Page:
(** Also could be titled “my muddled and momentarily successful attempt at dealing with the pending reality of the dreaded empty nest”)
I learned something interesting this week from my seminary professor. According to him, “for Jewish thinking, the future is what lies behind you, because you can’t see it; the past is what lies ahead of you, because you can see it. Life is like rowing a boat.” (Thanks to Dr. Goldingay)
To understand this, I mentally put myself on a quiet lake in a rowboat and looked up – I saw the shore from which I had come, and I imagined the yet-uncrossed waters behind me, and the analogy made sense. The past is what I see with my eyes in “front” of me, and the future is the uncharted territory “behind” me.
Shoot, because I’m a regret person. Someone who stares at the past, hoping it will turn out differently this time.
Some people are anxiety people (they fear the future) and some people are regret people like me (we fear the past). Being a regret person makes getting older a peculiar kind of nasty. The more stuff there is in the past, the bigger the potential landscape of regret gets.
My landscape is about to get really big, really fast. Our youngest son leaves for college in August, but first he leaves for South Africa in June. That means I am less than three months away from the big, the bad, the scary, the ugly, the regret-goes-big empty nest season.
So I walked the dog. (This is what we do when it’s pretty out and we are having empty nest thoughts and trying to work on a Wednesday.)
Our neighborhood is quite ordinary. There are 60’s era homes with carports. There are scraggly azalea bushes. There are overgrown wisteria weeds and random Lenten roses. There are trees whose roots upend driveways and whose shade is way too wide these days. The street where I walk the dog is an aging and haphazard overlay on a once-upon-a-time orderly line of tidy homes – and dreams.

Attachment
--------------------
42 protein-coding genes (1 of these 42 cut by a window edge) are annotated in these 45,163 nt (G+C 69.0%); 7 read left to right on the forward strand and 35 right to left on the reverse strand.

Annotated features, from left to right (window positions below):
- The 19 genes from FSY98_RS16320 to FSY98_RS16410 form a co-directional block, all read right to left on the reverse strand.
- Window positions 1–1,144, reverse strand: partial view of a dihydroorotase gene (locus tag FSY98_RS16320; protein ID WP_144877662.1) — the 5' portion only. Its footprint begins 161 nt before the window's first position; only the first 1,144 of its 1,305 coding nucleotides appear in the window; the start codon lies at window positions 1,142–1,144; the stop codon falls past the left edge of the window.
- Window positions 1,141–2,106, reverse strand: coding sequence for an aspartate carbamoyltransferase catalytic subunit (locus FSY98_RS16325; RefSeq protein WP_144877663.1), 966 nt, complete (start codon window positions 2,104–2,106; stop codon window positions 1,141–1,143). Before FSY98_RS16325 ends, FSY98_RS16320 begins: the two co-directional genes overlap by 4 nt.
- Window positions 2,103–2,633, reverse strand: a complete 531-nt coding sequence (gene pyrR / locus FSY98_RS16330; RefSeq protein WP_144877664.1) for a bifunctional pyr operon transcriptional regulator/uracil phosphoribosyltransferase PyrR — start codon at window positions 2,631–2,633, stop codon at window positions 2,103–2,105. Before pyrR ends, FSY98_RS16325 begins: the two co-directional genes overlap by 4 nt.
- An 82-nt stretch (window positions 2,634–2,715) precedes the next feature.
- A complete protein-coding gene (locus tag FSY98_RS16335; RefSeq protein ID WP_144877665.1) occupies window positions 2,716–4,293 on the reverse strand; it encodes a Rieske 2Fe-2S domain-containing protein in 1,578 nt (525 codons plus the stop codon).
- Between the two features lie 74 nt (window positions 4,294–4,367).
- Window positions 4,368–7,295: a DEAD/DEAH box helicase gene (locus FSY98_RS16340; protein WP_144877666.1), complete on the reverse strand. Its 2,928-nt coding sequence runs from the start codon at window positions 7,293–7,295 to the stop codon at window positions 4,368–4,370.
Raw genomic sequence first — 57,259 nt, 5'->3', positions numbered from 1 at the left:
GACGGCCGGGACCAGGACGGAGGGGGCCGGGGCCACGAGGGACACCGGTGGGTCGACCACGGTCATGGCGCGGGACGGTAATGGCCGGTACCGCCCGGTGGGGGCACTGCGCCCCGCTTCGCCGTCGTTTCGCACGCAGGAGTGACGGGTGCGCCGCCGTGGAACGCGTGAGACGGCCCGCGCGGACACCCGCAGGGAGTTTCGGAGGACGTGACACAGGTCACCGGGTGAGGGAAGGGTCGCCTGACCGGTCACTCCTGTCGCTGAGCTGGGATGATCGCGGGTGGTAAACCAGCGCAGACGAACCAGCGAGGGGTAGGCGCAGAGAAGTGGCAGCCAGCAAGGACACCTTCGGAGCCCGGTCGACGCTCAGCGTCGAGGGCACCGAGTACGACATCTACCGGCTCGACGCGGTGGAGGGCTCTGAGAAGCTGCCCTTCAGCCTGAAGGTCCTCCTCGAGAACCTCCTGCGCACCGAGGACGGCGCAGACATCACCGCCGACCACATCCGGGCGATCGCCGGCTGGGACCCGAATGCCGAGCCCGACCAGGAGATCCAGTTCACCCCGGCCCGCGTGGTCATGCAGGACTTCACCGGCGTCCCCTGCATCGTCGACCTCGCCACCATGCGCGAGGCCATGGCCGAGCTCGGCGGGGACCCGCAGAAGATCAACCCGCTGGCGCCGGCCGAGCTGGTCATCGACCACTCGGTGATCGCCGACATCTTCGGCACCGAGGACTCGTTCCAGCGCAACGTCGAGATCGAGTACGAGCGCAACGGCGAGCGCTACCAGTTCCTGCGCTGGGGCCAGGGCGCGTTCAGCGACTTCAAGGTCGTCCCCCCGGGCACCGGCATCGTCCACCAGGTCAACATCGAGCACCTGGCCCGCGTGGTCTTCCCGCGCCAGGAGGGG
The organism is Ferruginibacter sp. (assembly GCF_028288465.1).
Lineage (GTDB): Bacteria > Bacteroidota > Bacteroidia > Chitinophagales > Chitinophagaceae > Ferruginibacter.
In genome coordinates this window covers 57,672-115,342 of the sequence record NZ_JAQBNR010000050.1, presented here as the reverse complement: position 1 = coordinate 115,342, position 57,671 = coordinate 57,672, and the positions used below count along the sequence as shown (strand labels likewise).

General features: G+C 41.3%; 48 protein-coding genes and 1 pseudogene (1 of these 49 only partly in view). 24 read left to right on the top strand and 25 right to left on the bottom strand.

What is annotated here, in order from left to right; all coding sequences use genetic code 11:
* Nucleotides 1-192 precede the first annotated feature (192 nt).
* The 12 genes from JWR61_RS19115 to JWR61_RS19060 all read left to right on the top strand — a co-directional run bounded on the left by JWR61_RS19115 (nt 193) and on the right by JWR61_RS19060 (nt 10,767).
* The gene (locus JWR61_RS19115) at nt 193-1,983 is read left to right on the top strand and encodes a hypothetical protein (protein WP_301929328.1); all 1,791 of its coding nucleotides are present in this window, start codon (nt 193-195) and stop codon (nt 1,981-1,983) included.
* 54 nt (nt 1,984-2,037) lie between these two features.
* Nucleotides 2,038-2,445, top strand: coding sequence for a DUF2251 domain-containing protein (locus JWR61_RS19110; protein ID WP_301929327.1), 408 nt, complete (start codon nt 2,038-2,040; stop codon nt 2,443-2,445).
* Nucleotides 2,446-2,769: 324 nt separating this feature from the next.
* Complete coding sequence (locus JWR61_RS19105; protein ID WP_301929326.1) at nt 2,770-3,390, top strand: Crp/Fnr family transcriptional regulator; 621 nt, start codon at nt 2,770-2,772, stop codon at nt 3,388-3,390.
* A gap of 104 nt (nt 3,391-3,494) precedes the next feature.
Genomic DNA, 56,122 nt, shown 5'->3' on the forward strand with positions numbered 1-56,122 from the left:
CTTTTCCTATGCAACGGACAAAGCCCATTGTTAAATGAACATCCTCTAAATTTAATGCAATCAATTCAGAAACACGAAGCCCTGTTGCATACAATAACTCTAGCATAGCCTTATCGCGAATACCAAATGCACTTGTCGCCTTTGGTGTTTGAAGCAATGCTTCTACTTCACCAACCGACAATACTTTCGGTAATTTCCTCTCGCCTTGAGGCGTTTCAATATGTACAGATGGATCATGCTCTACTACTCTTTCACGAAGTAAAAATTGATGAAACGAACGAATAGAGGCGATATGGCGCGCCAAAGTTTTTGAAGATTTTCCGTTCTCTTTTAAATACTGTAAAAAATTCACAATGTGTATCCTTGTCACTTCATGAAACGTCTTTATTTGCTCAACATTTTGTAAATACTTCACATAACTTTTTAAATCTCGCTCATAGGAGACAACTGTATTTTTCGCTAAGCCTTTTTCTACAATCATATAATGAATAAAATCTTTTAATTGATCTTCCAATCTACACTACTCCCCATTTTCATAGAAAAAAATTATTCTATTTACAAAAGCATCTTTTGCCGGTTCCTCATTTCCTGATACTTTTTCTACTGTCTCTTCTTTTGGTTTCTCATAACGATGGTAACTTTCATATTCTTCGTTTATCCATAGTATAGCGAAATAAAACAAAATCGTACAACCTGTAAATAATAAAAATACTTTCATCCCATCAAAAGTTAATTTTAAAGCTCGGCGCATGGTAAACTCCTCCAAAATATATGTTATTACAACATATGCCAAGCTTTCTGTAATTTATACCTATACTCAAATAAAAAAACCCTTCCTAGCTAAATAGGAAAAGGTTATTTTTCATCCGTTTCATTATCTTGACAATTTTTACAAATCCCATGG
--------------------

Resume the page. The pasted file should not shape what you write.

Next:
But today, stretched out in front of me on that street I saw a vibrant explosion of beauty. Everywhere I looked, the sun illuminated color and foliage and life. The road ahead was nearly humming with the spectacular glory of life covering mess and beauty eclipsing chaos that spring always offers.
All of the sudden, the Jewish “rowboat with the past out in front” analogy came back to me and I envisioned it differently.
The nest will empty.
The past will yawn wide in my vision, tempting me toward cycles of regret.
The messy parts that are beyond repair will show up and show out as I stare at the past that grows in my field of vision.
The past will also bloom.
It will bloom into life.
The past will yield beauty in the people I’ve loved, however imperfectly or however suffocatingly I’ve offered my love.
The beauty may look good on the chaos.
It might even add charm to the mess.
It will lend a soft overlay of glory to the hard edges of unfinished parenting work. The “I wishes” and the “I should haves” and the “if only I could haves” that populate the past in front of me. They will be there, but on this glorious spring day, I dare myself to look for the blooming beauty in the past that lies ahead, as well.
I think they call that transformation, “redemption.” And so I will breathe deeply, look into the past, and watch for the beauty.
May it be so.